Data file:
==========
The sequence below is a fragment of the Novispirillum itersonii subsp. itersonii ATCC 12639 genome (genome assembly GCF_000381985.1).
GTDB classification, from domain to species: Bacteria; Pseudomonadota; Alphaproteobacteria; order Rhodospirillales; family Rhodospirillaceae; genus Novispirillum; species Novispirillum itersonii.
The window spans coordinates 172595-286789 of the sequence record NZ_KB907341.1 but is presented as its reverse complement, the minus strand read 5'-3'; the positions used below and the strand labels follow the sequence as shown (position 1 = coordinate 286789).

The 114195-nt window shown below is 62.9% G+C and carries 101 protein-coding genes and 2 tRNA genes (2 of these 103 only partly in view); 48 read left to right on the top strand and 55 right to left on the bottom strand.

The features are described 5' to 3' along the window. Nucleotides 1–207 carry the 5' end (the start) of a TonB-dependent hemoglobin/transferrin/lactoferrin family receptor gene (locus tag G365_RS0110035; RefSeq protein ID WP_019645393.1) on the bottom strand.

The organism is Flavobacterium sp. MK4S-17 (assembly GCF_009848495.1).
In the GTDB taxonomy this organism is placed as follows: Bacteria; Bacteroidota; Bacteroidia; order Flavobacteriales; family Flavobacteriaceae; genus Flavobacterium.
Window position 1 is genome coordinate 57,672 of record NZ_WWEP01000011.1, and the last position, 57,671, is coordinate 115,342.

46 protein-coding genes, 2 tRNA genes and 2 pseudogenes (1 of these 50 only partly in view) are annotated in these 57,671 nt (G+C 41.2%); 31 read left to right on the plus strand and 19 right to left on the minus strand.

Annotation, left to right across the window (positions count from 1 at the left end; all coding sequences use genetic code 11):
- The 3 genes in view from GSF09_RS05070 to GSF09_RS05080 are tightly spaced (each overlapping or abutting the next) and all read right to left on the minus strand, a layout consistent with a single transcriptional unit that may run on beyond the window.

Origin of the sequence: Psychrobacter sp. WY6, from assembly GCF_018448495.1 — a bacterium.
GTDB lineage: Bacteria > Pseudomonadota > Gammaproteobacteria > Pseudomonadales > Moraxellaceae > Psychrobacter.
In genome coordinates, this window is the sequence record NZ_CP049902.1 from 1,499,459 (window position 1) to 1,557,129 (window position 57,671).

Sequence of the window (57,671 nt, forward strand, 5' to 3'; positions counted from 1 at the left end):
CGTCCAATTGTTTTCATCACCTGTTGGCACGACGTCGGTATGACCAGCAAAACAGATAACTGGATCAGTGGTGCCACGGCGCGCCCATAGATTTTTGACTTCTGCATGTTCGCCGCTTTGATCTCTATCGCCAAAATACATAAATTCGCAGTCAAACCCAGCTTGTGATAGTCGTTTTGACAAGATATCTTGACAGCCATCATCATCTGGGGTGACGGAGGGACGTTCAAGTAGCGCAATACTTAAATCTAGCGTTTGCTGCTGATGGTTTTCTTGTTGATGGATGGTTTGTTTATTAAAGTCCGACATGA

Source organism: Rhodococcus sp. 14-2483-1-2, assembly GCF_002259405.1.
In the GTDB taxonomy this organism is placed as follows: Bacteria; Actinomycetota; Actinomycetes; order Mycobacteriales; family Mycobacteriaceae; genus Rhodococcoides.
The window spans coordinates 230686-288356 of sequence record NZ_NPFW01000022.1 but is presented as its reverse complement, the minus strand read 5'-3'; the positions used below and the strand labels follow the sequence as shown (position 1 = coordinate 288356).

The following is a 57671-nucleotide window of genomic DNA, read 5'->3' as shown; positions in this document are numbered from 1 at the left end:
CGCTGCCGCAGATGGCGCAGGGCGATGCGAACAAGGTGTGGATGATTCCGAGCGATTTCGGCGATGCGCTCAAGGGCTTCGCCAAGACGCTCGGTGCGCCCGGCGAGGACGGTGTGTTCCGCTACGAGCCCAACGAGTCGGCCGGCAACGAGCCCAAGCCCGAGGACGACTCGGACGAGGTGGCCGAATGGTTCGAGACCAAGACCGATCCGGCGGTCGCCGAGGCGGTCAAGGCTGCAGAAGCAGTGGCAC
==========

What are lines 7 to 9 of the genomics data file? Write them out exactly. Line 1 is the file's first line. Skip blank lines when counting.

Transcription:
In the GTDB taxonomy this organism is placed as follows: Bacteria; Bacteroidota; Bacteroidia; order Flavobacteriales; family Flavobacteriaceae; genus Flavobacterium.
Window position 1 is genome coordinate 57,672 of record NZ_WWEP01000011.1, and the last position, 57,671, is coordinate 115,342.

46 protein-coding genes, 2 tRNA genes and 2 pseudogenes (1 of these 50 only partly in view) are annotated in these 57,671 nt (G+C 41.2%); 31 read left to right on the plus strand and 19 right to left on the minus strand.